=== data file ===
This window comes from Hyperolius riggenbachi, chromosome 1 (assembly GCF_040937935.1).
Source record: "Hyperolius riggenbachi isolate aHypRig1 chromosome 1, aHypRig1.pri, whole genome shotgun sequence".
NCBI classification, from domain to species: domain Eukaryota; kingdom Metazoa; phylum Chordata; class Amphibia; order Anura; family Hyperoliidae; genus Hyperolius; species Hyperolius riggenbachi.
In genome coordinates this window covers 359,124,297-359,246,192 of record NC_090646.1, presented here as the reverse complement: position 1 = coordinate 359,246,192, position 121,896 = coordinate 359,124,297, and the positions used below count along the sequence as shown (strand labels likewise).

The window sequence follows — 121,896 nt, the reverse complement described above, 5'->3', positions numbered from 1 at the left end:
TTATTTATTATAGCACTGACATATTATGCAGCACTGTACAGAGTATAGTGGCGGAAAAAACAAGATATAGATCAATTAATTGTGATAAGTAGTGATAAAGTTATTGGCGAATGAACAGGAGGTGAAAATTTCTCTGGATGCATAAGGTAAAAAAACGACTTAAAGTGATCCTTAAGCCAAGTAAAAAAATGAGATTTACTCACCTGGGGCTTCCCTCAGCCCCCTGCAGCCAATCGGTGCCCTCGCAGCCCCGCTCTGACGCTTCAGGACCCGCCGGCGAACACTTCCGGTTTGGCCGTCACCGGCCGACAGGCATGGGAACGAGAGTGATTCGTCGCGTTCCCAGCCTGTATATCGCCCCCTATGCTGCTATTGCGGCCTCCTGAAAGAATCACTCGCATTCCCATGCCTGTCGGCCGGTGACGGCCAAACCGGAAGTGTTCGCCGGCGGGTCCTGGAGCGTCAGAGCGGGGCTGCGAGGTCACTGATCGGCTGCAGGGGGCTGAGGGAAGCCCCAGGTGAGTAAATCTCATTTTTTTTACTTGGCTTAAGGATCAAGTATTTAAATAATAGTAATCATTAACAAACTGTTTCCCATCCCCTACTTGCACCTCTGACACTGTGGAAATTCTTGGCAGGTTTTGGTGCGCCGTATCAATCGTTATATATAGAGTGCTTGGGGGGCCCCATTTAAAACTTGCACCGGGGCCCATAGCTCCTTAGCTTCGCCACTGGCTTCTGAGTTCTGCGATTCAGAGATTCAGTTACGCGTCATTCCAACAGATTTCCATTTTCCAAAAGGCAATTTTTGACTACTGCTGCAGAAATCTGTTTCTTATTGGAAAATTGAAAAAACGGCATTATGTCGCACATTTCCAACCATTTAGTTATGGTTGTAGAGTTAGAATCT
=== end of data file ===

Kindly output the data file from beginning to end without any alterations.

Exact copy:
This window comes from Hyperolius riggenbachi, chromosome 1 (assembly GCF_040937935.1).
Source record: "Hyperolius riggenbachi isolate aHypRig1 chromosome 1, aHypRig1.pri, whole genome shotgun sequence".
NCBI classification, from domain to species: domain Eukaryota; kingdom Metazoa; phylum Chordata; class Amphibia; order Anura; family Hyperoliidae; genus Hyperolius; species Hyperolius riggenbachi.
In genome coordinates this window covers 359,124,297-359,246,192 of record NC_090646.1, presented here as the reverse complement: position 1 = coordinate 359,246,192, position 121,896 = coordinate 359,124,297, and the positions used below count along the sequence as shown (strand labels likewise).

The window sequence follows — 121,896 nt, the reverse complement described above, 5'->3', positions numbered from 1 at the left end:
TTATTTATTATAGCACTGACATATTATGCAGCACTGTACAGAGTATAGTGGCGGAAAAAACAAGATATAGATCAATTAATTGTGATAAGTAGTGATAAAGTTATTGGCGAATGAACAGGAGGTGAAAATTTCTCTGGATGCATAAGGTAAAAAAACGACTTAAAGTGATCCTTAAGCCAAGTAAAAAAATGAGATTTACTCACCTGGGGCTTCCCTCAGCCCCCTGCAGCCAATCGGTGCCCTCGCAGCCCCGCTCTGACGCTTCAGGACCCGCCGGCGAACACTTCCGGTTTGGCCGTCACCGGCCGACAGGCATGGGAACGAGAGTGATTCGTCGCGTTCCCAGCCTGTATATCGCCCCCTATGCTGCTATTGCGGCCTCCTGAAAGAATCACTCGCATTCCCATGCCTGTCGGCCGGTGACGGCCAAACCGGAAGTGTTCGCCGGCGGGTCCTGGAGCGTCAGAGCGGGGCTGCGAGGTCACTGATCGGCTGCAGGGGGCTGAGGGAAGCCCCAGGTGAGTAAATCTCATTTTTTTTACTTGGCTTAAGGATCAAGTATTTAAATAATAGTAATCATTAACAAACTGTTTCCCATCCCCTACTTGCACCTCTGACACTGTGGAAATTCTTGGCAGGTTTTGGTGCGCCGTATCAATCGTTATATATAGAGTGCTTGGGGGGCCCCATTTAAAACTTGCACCGGGGCCCATAGCTCCTTAGCTTCGCCACTGGCTTCTGAGTTCTGCGATTCAGAGATTCAGTTACGCGTCATTCCAACAGATTTCCATTTTCCAAAAGGCAATTTTTGACTACTGCTGCAGAAATCTGTTTCTTATTGGAAAATTGAAAAAACGGCATTATGTCGCACATTTCCAACCATTTAGTTATGGTTGTAGAGTTAGAATCT